Peru was not one of the nine Latin American countries scheduled to elect or inaugurate new heads of state this year, but after accusations of corruption forced President Pedro Pablo Kuczynski—also known as PPK—to resign, his first vice president, Martín Vizcarra, took over with a commitment to curbing graft and stimulating economic development. Less than four months into the job, we take a look at how Peruvians view their unexpected president and the issues that have marked his tenure.
Peruvians’ approval of Vizcarra is down from its initial high of 57 percent, yet 100 days into his presidency, he retains more popular support than any other Peruvian politician, with a 37 percent approval rating. That's compared to 18 percent for Keiko Fujimori, the leader of the Fuerza Popular opposition party. His term comes amid widespread wariness toward political institutions in general, with only 45 percent of Peruvians saying they support democracy, the lowest level since 2008. Though Vizcarra is eligible to run in Peru’s next presidential election in 2021, he has promised to step down after completing PPK’s term, leaving him three years to meet his political objectives.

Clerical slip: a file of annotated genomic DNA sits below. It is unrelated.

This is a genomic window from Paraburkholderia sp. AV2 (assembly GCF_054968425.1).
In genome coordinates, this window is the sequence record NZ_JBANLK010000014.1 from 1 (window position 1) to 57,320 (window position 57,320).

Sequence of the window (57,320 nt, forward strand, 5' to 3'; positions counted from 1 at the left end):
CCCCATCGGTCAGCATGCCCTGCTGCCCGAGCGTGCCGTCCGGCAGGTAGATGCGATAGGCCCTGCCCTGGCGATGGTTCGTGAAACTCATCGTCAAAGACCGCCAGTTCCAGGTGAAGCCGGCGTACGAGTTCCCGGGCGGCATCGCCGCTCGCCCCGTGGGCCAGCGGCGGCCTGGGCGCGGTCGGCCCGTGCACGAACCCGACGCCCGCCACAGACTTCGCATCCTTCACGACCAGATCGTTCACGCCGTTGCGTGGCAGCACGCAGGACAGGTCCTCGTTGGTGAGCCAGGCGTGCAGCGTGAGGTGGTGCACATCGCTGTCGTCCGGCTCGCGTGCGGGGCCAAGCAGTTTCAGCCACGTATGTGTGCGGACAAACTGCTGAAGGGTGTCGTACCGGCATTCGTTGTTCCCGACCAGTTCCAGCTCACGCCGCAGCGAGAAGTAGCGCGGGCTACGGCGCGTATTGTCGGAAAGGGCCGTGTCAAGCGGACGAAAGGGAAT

Some 62 percent of Peruvians are concerned about political corruption, compared to 35 percent of people worldwide. Recent history justifies their apprehensions. It’s not just the recent scandal with PPK: the other five living former presidents have either been imprisoned, implicated, or investigated for crimes related to corruption or human rights violations.